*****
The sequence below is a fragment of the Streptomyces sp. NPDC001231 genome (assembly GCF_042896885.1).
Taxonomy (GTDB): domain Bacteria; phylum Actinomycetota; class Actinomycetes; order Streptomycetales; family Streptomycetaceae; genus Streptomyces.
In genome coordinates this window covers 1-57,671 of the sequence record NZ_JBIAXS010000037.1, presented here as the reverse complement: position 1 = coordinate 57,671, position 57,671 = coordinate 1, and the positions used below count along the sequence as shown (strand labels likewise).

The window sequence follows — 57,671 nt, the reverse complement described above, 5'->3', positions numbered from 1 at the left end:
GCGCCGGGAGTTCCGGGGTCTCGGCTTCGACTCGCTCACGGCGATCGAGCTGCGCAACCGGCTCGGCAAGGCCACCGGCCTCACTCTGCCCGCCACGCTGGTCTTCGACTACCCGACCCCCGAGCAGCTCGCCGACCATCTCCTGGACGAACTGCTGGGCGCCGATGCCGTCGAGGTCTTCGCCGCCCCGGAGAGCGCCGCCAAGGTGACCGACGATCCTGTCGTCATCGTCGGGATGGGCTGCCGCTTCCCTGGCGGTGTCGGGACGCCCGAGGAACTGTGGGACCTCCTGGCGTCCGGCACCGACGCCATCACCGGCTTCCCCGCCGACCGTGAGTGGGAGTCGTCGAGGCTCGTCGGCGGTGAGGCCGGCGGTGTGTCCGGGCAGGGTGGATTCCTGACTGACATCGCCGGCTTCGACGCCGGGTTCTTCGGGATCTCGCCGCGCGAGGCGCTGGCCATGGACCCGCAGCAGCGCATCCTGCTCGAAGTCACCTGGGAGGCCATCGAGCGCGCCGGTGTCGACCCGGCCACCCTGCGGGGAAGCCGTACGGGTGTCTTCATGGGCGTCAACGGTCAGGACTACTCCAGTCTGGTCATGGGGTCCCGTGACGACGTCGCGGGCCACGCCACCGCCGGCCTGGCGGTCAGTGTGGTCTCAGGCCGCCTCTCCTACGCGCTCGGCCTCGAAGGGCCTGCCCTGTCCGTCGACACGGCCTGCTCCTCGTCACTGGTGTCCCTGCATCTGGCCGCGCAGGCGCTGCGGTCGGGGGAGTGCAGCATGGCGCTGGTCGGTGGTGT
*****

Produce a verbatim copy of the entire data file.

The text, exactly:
The sequence below is a fragment of the Streptomyces sp. NPDC001231 genome (assembly GCF_042896885.1).
Taxonomy (GTDB): domain Bacteria; phylum Actinomycetota; class Actinomycetes; order Streptomycetales; family Streptomycetaceae; genus Streptomyces.
In genome coordinates this window covers 1-57,671 of the sequence record NZ_JBIAXS010000037.1, presented here as the reverse complement: position 1 = coordinate 57,671, position 57,671 = coordinate 1, and the positions used below count along the sequence as shown (strand labels likewise).

The window sequence follows — 57,671 nt, the reverse complement described above, 5'->3', positions numbered from 1 at the left end:
GCGCCGGGAGTTCCGGGGTCTCGGCTTCGACTCGCTCACGGCGATCGAGCTGCGCAACCGGCTCGGCAAGGCCACCGGCCTCACTCTGCCCGCCACGCTGGTCTTCGACTACCCGACCCCCGAGCAGCTCGCCGACCATCTCCTGGACGAACTGCTGGGCGCCGATGCCGTCGAGGTCTTCGCCGCCCCGGAGAGCGCCGCCAAGGTGACCGACGATCCTGTCGTCATCGTCGGGATGGGCTGCCGCTTCCCTGGCGGTGTCGGGACGCCCGAGGAACTGTGGGACCTCCTGGCGTCCGGCACCGACGCCATCACCGGCTTCCCCGCCGACCGTGAGTGGGAGTCGTCGAGGCTCGTCGGCGGTGAGGCCGGCGGTGTGTCCGGGCAGGGTGGATTCCTGACTGACATCGCCGGCTTCGACGCCGGGTTCTTCGGGATCTCGCCGCGCGAGGCGCTGGCCATGGACCCGCAGCAGCGCATCCTGCTCGAAGTCACCTGGGAGGCCATCGAGCGCGCCGGTGTCGACCCGGCCACCCTGCGGGGAAGCCGTACGGGTGTCTTCATGGGCGTCAACGGTCAGGACTACTCCAGTCTGGTCATGGGGTCCCGTGACGACGTCGCGGGCCACGCCACCGCCGGCCTGGCGGTCAGTGTGGTCTCAGGCCGCCTCTCCTACGCGCTCGGCCTCGAAGGGCCTGCCCTGTCCGTCGACACGGCCTGCTCCTCGTCACTGGTGTCCCTGCATCTGGCCGCGCAGGCGCTGCGGTCGGGGGAGTGCAGCATGGCGCTGGTCGGTGGTGT